(mathematics) injection; a mapping which takes no two points in the preimage to the same point in the image
(mathematics) assuming each of the values in its codomain; having its range equal to its codomain (said of a function)
Considered as a function on the real numbers, the exponential function is not onto.
(mathematics) A quantity to which an operator is applied (in <math>3 - x</math>, the operands of the subtraction operator are 3 and <math>x</math>).
noun (abbreviated as OR)
the application of scientific methods and techniques to problems of decision making
the design and operation of a system or process to make it as good as possible in some defined sense
verb (optimiz, es)
(intransitive) To act optimistically or as an optimist.
(intransitive) To become optimal.
(transitive) To make (something) optimal.
(transitive) To make (something) more efficient, such as a computer program.
(uncountable) Good arrangement; opposite to chaos.
(countable) A command.
(countable) A request for some product or service.
(countable) A religious group.
(context, countable, biology, taxonomy) A rank in the classification of organisms, below class and above family; a taxon at that rank
Magnolias belong to the Magnoliales.
(cricket) The sequence in which a side"s batsmen bat; the batting order.
(electronics) a power of polynomial function in an electronic circuit"s block, such as a filter, an amplifier, etc.
a 3-stage cascade of a 2nd-order bandpass Butterworth filter.
(chem) A number of a chemical reaction
order of a reaction
(graphtheory) a number of vertices in a graph
(context, order theory) A partially ordered set.
To set in (any) order (1).
To set in (a good) order (2).
To issue a command.
To request some product or service.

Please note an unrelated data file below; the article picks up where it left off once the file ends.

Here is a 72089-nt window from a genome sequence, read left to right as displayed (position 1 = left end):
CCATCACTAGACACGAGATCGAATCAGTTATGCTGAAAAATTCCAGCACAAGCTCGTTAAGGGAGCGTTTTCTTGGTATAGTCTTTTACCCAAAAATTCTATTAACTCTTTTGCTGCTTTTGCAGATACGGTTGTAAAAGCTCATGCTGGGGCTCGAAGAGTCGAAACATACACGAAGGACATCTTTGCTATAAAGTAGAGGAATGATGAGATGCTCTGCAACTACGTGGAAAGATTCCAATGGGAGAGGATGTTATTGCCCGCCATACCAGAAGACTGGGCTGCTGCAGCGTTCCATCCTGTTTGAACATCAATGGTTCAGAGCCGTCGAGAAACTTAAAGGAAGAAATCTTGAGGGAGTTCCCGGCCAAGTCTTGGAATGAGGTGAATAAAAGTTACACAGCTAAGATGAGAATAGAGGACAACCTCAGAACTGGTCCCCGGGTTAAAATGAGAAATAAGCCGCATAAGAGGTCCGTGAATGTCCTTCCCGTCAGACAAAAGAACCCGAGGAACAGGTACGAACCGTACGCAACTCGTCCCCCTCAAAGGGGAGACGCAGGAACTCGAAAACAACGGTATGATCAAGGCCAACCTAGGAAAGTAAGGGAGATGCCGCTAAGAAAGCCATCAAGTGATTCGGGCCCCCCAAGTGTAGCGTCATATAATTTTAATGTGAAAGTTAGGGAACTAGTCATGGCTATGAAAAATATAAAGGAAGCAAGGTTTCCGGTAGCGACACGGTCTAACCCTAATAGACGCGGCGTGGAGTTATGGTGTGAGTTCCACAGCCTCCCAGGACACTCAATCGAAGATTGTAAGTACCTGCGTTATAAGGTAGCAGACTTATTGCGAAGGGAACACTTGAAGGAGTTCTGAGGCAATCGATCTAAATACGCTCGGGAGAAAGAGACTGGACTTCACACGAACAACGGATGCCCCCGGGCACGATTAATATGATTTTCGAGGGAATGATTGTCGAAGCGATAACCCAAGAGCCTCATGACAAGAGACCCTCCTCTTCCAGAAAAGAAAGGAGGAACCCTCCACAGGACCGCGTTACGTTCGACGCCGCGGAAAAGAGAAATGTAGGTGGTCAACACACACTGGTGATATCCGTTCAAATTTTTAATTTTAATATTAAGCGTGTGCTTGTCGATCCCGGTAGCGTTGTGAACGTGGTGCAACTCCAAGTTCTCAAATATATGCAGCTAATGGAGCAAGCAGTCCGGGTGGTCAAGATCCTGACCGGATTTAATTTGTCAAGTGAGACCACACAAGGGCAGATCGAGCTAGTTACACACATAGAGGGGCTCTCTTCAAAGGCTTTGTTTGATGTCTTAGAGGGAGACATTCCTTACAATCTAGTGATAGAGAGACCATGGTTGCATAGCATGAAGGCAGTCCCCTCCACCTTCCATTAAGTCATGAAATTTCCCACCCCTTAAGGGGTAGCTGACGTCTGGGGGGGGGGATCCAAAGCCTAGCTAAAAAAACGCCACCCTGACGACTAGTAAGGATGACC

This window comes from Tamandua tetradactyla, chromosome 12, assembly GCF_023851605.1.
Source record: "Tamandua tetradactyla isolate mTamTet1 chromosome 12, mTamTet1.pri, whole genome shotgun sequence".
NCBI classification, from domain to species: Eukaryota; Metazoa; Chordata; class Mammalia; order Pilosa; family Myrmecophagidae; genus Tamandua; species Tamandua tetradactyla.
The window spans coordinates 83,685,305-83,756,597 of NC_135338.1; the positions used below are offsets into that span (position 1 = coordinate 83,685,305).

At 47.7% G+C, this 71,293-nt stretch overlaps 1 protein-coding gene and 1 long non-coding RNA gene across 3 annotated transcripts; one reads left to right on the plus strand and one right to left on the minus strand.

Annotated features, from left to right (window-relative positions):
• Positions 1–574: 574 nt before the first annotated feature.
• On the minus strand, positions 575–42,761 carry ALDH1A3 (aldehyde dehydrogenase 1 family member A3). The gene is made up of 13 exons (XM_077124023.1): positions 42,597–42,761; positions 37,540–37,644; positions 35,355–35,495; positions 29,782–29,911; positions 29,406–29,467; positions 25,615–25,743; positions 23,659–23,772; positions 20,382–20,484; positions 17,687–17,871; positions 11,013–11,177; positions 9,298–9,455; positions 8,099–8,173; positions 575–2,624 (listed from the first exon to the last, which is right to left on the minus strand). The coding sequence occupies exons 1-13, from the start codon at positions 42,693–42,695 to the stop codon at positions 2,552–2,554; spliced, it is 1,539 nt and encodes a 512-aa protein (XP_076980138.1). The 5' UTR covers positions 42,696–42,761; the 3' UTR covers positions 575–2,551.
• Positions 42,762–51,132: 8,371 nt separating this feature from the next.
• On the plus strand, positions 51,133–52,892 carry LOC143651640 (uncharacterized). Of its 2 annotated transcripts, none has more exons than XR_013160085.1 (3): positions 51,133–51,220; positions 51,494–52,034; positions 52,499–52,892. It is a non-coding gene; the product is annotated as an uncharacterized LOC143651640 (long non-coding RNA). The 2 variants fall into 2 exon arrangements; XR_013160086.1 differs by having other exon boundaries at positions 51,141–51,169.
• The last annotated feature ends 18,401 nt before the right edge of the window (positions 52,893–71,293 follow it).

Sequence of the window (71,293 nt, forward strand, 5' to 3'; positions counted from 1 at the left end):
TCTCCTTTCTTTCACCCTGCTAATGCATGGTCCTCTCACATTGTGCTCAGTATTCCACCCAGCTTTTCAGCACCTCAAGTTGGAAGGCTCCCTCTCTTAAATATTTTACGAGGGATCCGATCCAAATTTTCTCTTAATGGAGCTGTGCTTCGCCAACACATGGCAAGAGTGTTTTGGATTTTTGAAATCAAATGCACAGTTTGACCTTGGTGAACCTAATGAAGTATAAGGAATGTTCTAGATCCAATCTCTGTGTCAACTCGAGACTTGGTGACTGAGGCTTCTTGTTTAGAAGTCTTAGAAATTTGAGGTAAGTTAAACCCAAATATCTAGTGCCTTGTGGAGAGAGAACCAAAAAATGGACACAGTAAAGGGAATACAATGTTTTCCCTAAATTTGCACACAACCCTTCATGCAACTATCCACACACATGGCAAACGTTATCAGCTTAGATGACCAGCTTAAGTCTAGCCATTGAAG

noun (pluralordered pairs)
(settheory) A set containing exactly two elements in a fixed order, so that, when the elements are different, exchanging them gives a different set. Notation: (a, b) or <math>\langle a, b\rangle</math>
(arithmetic) A number used to denote position in a sequence.
"Third" is an , while "three" is a cardinal number.
(mathematics) A generalized kind of number to denote the size of a well-ordered set.
(mathematics) the value of a coordinate on the vertical (Y) axis
arranged regularly in rows
Eastern countries and regions
(geometry): the intersection of the three lines that can be drawn flowing from the three corners of a triangle to a point along the opposite side where each line intersect that side at a 90 degree angle; in an acute triangle, it is inside the triangle; in an obtuse triangle, it is outside the triangle.
Of a projection used in maps, architecture etc., in which the rays are parallel.
Of, or relating to, orthography.
(mathematics) Of a set of vectors, both orthogonal and normalized.
(mathematics) Of a linear transformation that preserves both angles and lengths.
verbto osculate (transitive)
to kiss someone or something
(mathematics) to touch so as to have a common Wikipedia:tangent, tangent at the point of contact to osculate (intransitive)
to make contact
the action of kissing
a close contact
(mathematics) a contact between curves or surfaces, at which point they have a common tangent
A shape rather like an egg or an ellipse.
A sporting arena etc. of this shape.
Note: an ellipse is a precise mathematical shape, but an oval is not.